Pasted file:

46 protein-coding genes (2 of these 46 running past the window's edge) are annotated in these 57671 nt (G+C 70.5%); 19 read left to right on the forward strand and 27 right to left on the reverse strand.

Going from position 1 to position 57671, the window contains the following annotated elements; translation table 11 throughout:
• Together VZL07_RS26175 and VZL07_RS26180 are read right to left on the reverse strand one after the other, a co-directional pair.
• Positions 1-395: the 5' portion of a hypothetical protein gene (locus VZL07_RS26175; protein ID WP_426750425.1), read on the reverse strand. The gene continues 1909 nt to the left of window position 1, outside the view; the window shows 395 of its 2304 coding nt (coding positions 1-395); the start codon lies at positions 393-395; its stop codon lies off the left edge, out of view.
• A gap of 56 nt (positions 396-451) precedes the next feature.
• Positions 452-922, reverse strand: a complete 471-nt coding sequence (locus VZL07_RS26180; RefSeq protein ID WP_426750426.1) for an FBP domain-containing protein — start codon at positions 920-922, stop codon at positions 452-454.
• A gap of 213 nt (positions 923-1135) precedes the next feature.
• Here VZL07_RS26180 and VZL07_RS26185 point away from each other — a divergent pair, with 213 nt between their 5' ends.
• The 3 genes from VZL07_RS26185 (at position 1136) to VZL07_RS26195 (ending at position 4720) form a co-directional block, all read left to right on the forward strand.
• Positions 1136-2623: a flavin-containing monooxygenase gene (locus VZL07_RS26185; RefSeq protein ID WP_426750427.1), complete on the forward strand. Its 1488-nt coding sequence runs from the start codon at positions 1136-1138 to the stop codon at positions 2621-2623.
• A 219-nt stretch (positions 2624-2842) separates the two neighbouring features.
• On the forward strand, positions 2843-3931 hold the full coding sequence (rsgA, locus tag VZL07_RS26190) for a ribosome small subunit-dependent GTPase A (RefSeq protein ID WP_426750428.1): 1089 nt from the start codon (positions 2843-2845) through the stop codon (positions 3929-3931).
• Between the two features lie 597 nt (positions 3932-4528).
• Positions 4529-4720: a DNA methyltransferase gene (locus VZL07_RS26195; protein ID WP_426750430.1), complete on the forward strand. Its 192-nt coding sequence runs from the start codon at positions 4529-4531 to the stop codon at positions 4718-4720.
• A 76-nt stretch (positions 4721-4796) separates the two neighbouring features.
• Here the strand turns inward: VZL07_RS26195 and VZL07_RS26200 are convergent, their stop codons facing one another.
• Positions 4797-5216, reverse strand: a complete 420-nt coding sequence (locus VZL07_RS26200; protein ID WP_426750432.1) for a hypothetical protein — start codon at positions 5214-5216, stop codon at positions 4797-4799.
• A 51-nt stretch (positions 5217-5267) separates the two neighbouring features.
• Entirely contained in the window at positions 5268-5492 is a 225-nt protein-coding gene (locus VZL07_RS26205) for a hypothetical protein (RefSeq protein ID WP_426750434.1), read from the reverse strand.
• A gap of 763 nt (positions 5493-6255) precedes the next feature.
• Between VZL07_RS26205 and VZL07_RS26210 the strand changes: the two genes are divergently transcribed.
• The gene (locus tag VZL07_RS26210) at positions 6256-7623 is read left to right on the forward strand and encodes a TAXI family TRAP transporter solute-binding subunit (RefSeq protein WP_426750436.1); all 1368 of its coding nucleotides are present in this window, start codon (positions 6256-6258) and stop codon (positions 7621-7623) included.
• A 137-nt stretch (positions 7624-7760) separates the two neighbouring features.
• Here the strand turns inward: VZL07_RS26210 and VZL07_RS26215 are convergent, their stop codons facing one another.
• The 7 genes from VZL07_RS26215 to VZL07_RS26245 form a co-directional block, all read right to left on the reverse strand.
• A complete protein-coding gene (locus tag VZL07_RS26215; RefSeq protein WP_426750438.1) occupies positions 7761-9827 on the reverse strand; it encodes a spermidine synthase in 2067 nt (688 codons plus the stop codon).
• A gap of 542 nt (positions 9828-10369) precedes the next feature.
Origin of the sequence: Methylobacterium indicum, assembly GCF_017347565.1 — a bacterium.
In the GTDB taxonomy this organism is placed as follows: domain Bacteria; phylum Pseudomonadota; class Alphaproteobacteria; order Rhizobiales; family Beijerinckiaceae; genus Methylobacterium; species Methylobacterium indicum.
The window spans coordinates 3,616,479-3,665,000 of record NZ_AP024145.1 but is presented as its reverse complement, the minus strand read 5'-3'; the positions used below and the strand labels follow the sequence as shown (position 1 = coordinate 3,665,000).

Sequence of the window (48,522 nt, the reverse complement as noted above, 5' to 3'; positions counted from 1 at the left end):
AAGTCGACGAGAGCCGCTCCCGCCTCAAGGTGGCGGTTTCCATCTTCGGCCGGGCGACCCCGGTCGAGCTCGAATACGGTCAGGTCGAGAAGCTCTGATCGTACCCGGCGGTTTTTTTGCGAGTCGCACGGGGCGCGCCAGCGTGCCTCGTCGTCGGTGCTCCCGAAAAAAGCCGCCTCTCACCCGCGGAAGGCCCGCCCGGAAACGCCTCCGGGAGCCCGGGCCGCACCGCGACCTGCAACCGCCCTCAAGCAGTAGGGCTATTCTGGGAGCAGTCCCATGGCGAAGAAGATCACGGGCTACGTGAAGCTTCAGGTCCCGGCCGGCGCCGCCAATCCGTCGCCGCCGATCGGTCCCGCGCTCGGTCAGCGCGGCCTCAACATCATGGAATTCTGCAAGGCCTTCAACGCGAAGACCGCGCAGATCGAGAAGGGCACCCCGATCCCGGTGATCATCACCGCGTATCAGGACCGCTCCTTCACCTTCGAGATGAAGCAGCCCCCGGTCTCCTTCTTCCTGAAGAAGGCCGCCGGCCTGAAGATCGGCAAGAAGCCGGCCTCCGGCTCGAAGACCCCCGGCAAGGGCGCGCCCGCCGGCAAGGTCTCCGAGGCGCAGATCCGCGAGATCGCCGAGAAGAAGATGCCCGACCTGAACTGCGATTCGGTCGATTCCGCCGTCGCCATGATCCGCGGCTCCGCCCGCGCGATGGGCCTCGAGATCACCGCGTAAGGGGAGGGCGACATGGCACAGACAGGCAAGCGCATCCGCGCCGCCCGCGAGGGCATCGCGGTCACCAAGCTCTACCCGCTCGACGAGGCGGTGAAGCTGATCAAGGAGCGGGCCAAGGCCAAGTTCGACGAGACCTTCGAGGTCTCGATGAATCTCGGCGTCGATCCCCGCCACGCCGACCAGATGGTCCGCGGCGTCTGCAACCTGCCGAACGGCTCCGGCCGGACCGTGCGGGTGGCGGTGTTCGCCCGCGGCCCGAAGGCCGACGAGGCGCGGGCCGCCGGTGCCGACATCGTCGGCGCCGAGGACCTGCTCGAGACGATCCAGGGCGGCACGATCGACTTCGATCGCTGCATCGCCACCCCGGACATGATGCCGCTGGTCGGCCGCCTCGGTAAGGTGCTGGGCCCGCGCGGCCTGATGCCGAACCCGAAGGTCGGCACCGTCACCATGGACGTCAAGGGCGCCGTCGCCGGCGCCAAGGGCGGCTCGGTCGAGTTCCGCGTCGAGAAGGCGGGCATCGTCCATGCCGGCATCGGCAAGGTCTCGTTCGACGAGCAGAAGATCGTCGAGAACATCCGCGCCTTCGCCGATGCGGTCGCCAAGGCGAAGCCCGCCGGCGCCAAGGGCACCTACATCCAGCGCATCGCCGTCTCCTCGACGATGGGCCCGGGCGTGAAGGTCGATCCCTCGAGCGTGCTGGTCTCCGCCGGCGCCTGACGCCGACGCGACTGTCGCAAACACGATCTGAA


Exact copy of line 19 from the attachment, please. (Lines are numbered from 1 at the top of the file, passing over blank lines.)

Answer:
• Entirely contained in the window at positions 5268-5492 is a 225-nt protein-coding gene (locus VZL07_RS26205) for a hypothetical protein (RefSeq protein ID WP_426750434.1), read from the reverse strand.